WASHINGTON -- In recent years, at least, those delivering the annual Jefferson Lecture in the Humanities have tended to shy away from topics that might be perceived as especially political, let alone controversial.
But surely the National Endowment for the Humanities must have known that to choose Wendell Berry – “noted poet, essayist, novelist, farmer, and conservationist,” as well as erstwhile professor of English – to deliver the 41st Jefferson Lecture was to make for a rather more fiery evening Monday at the John F. Kennedy Center for the Performing Arts.
For Berry is not just a "conservationist"; his history of vocal, public activism includes essays, statements, and even nonviolent protest against the Vietnam War, the Bush administration's post-9/11 national security strategy, the death penalty, and industrial agriculture, among other causes. In 2009, he withdrew his personal papers from the University of Kentucky -- where he earned his B.A. and M.A., and where he spent two separate stints as a faculty member -- in protest of a number of university policies, particularly Kentucky's relationship with the coal industry. (At the beginning of his talk, Berry thanked the NEH for their "courage" in selecting him -- and doing so without insisting on reading his remarks ahead of time. He also made a point of noting that he spoke for himself -- and his "predecessors and allies" -- and not for the NEH.)
Berry is 77 years old, white of hair and measured of speech, as well as warm, friendly, and unfailingly polite. In an interview with Inside Higher Ed last week, he was generous with his time and advice, laughed often, and in every way embodied old-fashioned charm.
But Berry’s avuncular demeanor – and even the title of his lecture, “It All Turns on Affection,” which is taken from E.M. Forster's novel Howards End – belies the strength of his words and the force of his message.
In his talk, Berry – in keeping with the themes of his oeuvre and the causes of his personal activism – argued that “there is in fact no distinction between the fate of the land and the fate of the people,” and that the “pillage and indifference” that characterize America's treatment of its natural resources have caused incalculable, perhaps irreparable damage not only to our land, water, and air, but also to “the health and stability of human society.”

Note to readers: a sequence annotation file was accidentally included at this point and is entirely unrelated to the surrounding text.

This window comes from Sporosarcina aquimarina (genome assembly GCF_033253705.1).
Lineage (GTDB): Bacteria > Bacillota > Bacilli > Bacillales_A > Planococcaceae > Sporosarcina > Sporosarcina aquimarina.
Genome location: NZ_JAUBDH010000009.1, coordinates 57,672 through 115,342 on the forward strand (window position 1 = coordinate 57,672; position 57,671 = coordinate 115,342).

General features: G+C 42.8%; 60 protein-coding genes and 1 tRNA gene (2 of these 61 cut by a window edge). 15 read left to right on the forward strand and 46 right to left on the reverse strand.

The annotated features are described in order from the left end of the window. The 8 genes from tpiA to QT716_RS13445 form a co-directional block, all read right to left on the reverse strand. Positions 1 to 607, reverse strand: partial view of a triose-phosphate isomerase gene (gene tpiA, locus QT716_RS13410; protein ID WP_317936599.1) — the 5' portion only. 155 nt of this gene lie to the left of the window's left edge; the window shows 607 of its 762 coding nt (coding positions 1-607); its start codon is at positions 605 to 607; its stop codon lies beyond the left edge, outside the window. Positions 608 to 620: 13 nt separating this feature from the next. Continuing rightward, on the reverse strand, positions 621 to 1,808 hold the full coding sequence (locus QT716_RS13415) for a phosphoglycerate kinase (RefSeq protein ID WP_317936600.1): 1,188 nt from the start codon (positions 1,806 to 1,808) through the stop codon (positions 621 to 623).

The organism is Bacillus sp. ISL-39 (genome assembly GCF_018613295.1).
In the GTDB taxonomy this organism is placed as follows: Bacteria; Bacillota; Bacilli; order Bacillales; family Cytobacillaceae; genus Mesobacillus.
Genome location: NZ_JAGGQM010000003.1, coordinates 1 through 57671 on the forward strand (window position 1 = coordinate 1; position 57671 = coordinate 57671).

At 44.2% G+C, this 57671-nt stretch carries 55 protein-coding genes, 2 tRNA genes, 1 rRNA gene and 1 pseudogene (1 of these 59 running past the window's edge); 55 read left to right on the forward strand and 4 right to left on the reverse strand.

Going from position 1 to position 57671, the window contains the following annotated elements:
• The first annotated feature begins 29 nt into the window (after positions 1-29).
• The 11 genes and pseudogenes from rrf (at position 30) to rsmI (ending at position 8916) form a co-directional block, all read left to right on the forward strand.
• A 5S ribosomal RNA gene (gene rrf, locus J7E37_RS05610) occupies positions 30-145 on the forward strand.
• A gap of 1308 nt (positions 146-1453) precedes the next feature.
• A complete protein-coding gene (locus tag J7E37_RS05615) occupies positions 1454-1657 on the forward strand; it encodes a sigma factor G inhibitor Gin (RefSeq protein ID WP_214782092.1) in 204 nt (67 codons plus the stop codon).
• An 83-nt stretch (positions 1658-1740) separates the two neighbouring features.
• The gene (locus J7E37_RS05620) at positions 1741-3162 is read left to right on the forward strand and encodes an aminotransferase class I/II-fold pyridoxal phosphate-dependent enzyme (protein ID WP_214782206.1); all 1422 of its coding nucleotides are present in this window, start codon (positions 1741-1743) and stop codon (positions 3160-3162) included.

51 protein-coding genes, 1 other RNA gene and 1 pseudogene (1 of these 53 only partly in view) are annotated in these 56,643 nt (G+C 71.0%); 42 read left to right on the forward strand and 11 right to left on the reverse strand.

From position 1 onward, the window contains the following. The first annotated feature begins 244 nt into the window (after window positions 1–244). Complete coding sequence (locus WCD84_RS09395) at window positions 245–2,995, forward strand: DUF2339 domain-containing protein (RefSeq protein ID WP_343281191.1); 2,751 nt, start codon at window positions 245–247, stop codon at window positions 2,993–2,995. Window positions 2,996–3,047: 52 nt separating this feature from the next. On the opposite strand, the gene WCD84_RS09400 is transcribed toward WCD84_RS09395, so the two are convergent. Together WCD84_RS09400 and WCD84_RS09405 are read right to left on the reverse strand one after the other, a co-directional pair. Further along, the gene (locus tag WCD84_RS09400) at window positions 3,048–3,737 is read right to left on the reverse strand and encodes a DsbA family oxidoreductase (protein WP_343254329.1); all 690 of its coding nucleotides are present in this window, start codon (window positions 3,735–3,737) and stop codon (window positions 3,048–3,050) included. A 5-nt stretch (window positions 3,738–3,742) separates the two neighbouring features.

The vehemence and emotion of Berry's argument were particularly striking in comparison with the speeches given by previous Jefferson lecturers. Last year, Harvard University president and Civil War historian Drew Gilpin Faust discussed – in the context of the sesquicentennial of the Civil War – the ways that we formulate and interpret war narratives. In 2010, Yale University professor emeritus Jonathan Spence, the author of 14 books on Chinese history, told, with deliberate narrowness, of the meeting between two English scholars and one exceptionally learned Chinese traveler in the 17th century. (If the prior year’s lecture, given by Leon Kass of the University of Chicago, provoked more debate, it was perhaps less because of the lecture’s argument for studying the humanities “in search of the good, the true, and the beautiful,” and more because of Kass’s own background – particularly his tenure as chairman of the President’s Council on Bioethics under President George W. Bush.)